If this need is to be met it is essential that an adequate general education and special training should be provided. To do so costs money. Great as the need is here at home, it is infinitely greater overseas. Anyone who has worked in Africa, India, China or Japan--or indeed in South Africa, Australia or Canada--knows well enough that the most urgent of all the many needs is that of a well-trained native indigenous ministry, for without such a ministry we can never hope to build up a really indigenous branch of the Catholic Church.

Not only is the need overseas even more urgent than here at home, but the difficulties in the way of meeting that need are far greater. Here in England, owing to the generosity and foresight of past benefactors, the opportunities of obtaining both a sound general education as well as the special training needed are available and ready to hand. It is not so, or at the best it is only just beginning to be so, overseas. Take, for instance, the case of South Africa, about which I happen to know something, having worked there for some seventeen years. Twenty-seven years ago, in the diocese of Pretoria, covering an area of over twice the size of England, with a native population of well over one million, there was one native priest, and he had been imported from the Cape, no native deacons, a few elementary native schools inadequately staffed, no training school for teachers, and no training college for catechists or ordinands. [17/18] One of the first things which the present Archbishop of Capetown (Dr. Carter), who was then Bishop of Pretoria, tackled was this question of the training of catechists and ordinands; a little later he started a Training College for Teachers, which has resulted in a great increase both of the number and quality of native schools, and consequently in the number and quality of catechists and native clergy. In the two dioceses of Pretoria and Johannesburg, into which the former diocese of Pretoria was subdivided eight years ago, the number of native clergy is now thirty-six. Humanly speaking, this result would never have been attained but for the generous financial help given by the S.P.C.K. both to the building up of the College for Catechists and Ordinands, and of the Training College for Teachers, as well as to Church schools; for all three departments of education hang together. Without a sound system of elementary and secondary education it is impossible to provide men capable of profiting by the special training given for the ministry; and without an adequate supply of trained teachers it is impossible to provide any adequate elementary and secondary schools.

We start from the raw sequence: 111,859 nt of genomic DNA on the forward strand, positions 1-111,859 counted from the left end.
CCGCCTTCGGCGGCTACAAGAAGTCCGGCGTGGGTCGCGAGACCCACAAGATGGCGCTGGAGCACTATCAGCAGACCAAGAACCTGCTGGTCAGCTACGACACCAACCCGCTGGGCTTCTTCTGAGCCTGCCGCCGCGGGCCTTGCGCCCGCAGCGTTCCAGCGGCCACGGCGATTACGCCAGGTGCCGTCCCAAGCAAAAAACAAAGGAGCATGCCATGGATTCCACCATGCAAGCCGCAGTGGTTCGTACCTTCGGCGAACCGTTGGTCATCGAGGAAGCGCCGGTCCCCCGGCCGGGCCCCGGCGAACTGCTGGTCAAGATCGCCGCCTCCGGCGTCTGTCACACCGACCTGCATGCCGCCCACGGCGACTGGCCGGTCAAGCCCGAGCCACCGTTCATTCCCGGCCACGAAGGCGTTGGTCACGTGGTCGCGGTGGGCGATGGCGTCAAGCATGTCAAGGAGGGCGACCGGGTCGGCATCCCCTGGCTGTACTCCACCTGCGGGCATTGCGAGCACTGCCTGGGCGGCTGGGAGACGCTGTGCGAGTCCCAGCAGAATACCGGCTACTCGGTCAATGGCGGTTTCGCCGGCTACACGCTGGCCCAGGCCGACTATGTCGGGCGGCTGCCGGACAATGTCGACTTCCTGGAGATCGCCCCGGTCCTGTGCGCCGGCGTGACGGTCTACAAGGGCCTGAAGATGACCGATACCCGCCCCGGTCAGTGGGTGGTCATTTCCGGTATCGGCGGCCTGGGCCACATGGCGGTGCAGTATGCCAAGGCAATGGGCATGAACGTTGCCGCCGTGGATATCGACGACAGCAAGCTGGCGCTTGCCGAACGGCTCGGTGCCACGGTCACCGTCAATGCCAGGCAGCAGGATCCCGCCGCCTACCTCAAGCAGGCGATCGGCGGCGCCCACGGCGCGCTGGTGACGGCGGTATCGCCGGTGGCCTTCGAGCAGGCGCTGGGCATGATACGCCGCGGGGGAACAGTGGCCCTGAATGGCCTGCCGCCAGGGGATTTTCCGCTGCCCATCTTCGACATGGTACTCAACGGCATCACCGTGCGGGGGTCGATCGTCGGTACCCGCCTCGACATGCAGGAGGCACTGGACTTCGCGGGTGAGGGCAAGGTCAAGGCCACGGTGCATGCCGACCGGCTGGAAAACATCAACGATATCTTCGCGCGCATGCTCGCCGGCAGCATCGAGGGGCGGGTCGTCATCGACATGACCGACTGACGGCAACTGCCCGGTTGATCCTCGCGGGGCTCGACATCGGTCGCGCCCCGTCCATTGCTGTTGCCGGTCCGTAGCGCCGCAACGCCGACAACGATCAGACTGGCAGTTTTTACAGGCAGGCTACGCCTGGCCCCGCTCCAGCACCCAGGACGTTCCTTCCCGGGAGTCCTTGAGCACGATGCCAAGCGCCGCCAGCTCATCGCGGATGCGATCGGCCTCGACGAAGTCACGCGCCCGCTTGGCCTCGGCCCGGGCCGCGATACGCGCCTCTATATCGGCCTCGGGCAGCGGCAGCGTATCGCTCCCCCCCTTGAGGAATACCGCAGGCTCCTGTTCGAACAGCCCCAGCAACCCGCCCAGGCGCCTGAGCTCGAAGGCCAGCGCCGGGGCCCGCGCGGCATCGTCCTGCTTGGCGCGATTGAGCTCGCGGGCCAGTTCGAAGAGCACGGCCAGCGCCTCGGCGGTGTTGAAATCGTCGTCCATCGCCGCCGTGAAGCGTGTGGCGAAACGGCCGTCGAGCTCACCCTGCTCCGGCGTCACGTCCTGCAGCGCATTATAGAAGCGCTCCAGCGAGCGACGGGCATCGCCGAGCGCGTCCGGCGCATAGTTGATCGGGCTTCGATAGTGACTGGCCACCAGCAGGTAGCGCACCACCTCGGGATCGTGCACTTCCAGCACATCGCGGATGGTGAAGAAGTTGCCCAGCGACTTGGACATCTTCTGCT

What is now needed in South Africa is an adequate university education, such as is being given at Fort Hare; but the Anglican Hostel there, [* S.P.C.K. has promised £500 for the permanent buildings.] though in being, is from lack of funds hopelessly inadequate for its purpose, and until the Church can give a thorough university education at least to its best candidates for Holy Orders, it can never hope to have a really adequate native ministry, and without that there can never be a strong indigenous branch of the Catholic Church among the Bantu peoples of South Africa. It is only the native himself, trained not only in the [18/19] message which he is sent to deliver, but trained to pass that message on, and trained too in the life of personal devotion to our Lord and dependence upon Him in study, prayer and communion, who really understands the mentality of his own people, and can bring the message home to their hearts and consciences and reason.

It is, I believe, no exaggeration to say that the greatest obstacle in the way of providing a well-trained native ministry in South Africa or in any other part of the world--as it is being proved to be here at home--is the lack of funds. I know something of the multitude and the urgency of other demands, but I am convinced that at the present time and for many a long year yet there is no demand which is more urgent or more vital for the whole future welfare of Christ's Church at home or overseas than that of a really efficient supply of men for the ministry.